In 1989, Larry Ronald Duke tried to buy 4,800 pounds of marijuana in the Atlanta area.
Duke, who may have had a bong the size of a corn silo, bought the weed from a government informant.
He was convicted on two lengthy charges — conspiring to possess with the intent to distribute in excess of 1,000 kilograms of marijuana and attempted possession with the intent to distribute in excess of 1,000 kilograms of marijuana.
Even longer than the names of his crimes was his punishment — two life sentences.
Earlier in life, Duke was a decorated Marine who served two tours in Vietnam. He returned from the war and became a carpenter, inventor, and, according to court documents, a weed distributor with a farm in Bartow County.
Duke, now 66, has served 24 years in prison for a non-violent crime. He is currently housed in the Jesup Federal Correctional Institution in southeast Georgia. While incarcerated, he obtained a federal patent for a clean water-delivery system.
Buying that much marijuana isn’t a petty crime, but plenty of criminals will die in prison for committing non-violent crimes.
A recently released report by the American Civil Liberties Union titled “A Living Death” provides details.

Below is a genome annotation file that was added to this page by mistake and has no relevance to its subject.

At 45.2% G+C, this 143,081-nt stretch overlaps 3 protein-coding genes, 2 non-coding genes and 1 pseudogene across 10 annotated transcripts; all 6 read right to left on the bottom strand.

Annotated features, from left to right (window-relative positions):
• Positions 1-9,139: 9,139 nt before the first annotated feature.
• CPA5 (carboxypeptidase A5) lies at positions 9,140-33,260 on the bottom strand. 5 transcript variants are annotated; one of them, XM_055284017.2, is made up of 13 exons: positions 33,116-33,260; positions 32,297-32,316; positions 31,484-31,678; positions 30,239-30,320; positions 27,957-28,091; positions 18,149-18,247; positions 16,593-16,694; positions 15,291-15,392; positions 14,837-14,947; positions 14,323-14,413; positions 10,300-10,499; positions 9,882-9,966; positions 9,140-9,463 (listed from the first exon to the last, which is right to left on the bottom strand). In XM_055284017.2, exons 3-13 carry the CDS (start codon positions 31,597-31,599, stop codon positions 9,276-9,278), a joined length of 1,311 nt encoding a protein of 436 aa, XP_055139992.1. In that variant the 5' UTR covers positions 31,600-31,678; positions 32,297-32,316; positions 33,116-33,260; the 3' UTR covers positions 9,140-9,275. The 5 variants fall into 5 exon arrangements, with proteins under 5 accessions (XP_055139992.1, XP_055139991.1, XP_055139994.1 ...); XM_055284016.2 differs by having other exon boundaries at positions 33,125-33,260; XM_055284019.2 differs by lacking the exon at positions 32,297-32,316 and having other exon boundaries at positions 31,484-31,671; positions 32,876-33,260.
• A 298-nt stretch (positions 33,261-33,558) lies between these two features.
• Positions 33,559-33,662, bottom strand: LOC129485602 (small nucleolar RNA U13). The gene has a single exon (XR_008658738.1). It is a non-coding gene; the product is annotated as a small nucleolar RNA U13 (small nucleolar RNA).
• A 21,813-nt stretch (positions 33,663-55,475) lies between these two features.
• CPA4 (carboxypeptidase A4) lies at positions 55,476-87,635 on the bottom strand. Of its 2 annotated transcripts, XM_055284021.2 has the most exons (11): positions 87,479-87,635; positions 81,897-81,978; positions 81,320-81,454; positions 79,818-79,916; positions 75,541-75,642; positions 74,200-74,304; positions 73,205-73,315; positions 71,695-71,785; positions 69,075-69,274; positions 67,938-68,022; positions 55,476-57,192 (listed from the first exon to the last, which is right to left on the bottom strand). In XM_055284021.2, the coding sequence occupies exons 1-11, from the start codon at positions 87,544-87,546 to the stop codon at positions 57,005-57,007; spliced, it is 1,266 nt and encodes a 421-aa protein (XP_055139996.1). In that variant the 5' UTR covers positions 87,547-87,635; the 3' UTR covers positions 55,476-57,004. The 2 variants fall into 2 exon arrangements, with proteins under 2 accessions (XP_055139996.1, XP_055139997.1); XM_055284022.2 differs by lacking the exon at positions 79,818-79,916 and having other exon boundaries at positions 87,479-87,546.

Examples of those serving life sentences for non-violent crimes include:
The ACLU report has a map detailing many other cases.
The Guardian points out many of the life sentences were handed down because the criminal had a history of minor drug convictions.
“The offenses involved can be startlingly petty. Drug cases itemized in the report include a man sentenced to die in prison for having been found in possession of a crack pipe; an offender with a bottle cap that contained a trace of heroin that was too small to measure; a prisoner arrested with a trace amount of cocaine in their pocket too tiny to see with the naked eye; a man who acted as a go-between in a sale to an undercover police officer of marijuana – street value $10,” writes The Guardian.
A reporter for The Guardian tried to speak with the jacket thief, Timothy Jackson, who is incarcerated in Louisiana. Prison officials rejected the interview by saying it might upset Jackson’s victim, a department store.
Jackson told the ACLU “I know that for my crime I had to do some time, but a life sentence for a jacket value at $159. I have met people here whose crimes are a lot badder with way less time.”
His sister was more vocal.
“This doesn’t make sense to me. I know people who have killed people, and they get a lesser sentence. That doesn’t make sense to me right there. You can take a life and get 15 or 16 years. He takes a jacket worth $159 and will stay in jail forever. He didn’t kill the jacket!” she said.
More news with long sentences: